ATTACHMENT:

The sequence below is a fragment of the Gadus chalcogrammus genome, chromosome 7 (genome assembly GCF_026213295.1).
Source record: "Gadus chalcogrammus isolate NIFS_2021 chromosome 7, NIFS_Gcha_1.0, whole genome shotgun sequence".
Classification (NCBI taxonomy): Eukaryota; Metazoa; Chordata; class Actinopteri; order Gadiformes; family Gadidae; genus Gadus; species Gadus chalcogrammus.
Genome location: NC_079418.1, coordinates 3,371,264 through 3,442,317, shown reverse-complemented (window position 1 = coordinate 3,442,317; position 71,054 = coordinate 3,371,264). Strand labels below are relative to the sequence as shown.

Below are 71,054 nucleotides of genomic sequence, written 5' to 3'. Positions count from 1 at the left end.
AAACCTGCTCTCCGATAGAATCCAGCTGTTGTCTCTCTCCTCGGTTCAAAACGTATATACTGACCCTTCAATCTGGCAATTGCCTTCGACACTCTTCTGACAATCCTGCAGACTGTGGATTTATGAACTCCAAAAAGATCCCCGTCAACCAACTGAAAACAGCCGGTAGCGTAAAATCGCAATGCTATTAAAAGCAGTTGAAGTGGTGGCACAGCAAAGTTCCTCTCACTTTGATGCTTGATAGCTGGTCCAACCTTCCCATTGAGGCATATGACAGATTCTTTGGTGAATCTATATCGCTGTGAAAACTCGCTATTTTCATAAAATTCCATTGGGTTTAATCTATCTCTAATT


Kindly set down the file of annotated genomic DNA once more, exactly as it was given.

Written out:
The sequence below is a fragment of the Gadus chalcogrammus genome, chromosome 7 (genome assembly GCF_026213295.1).
Source record: "Gadus chalcogrammus isolate NIFS_2021 chromosome 7, NIFS_Gcha_1.0, whole genome shotgun sequence".
Classification (NCBI taxonomy): Eukaryota; Metazoa; Chordata; class Actinopteri; order Gadiformes; family Gadidae; genus Gadus; species Gadus chalcogrammus.
Genome location: NC_079418.1, coordinates 3,371,264 through 3,442,317, shown reverse-complemented (window position 1 = coordinate 3,442,317; position 71,054 = coordinate 3,371,264). Strand labels below are relative to the sequence as shown.

Below are 71,054 nucleotides of genomic sequence, written 5' to 3'. Positions count from 1 at the left end.
AAACCTGCTCTCCGATAGAATCCAGCTGTTGTCTCTCTCCTCGGTTCAAAACGTATATACTGACCCTTCAATCTGGCAATTGCCTTCGACACTCTTCTGACAATCCTGCAGACTGTGGATTTATGAACTCCAAAAAGATCCCCGTCAACCAACTGAAAACAGCCGGTAGCGTAAAATCGCAATGCTATTAAAAGCAGTTGAAGTGGTGGCACAGCAAAGTTCCTCTCACTTTGATGCTTGATAGCTGGTCCAACCTTCCCATTGAGGCATATGACAGATTCTTTGGTGAATCTATATCGCTGTGAAAACTCGCTATTTTCATAAAATTCCATTGGGTTTAATCTATCTCTAATT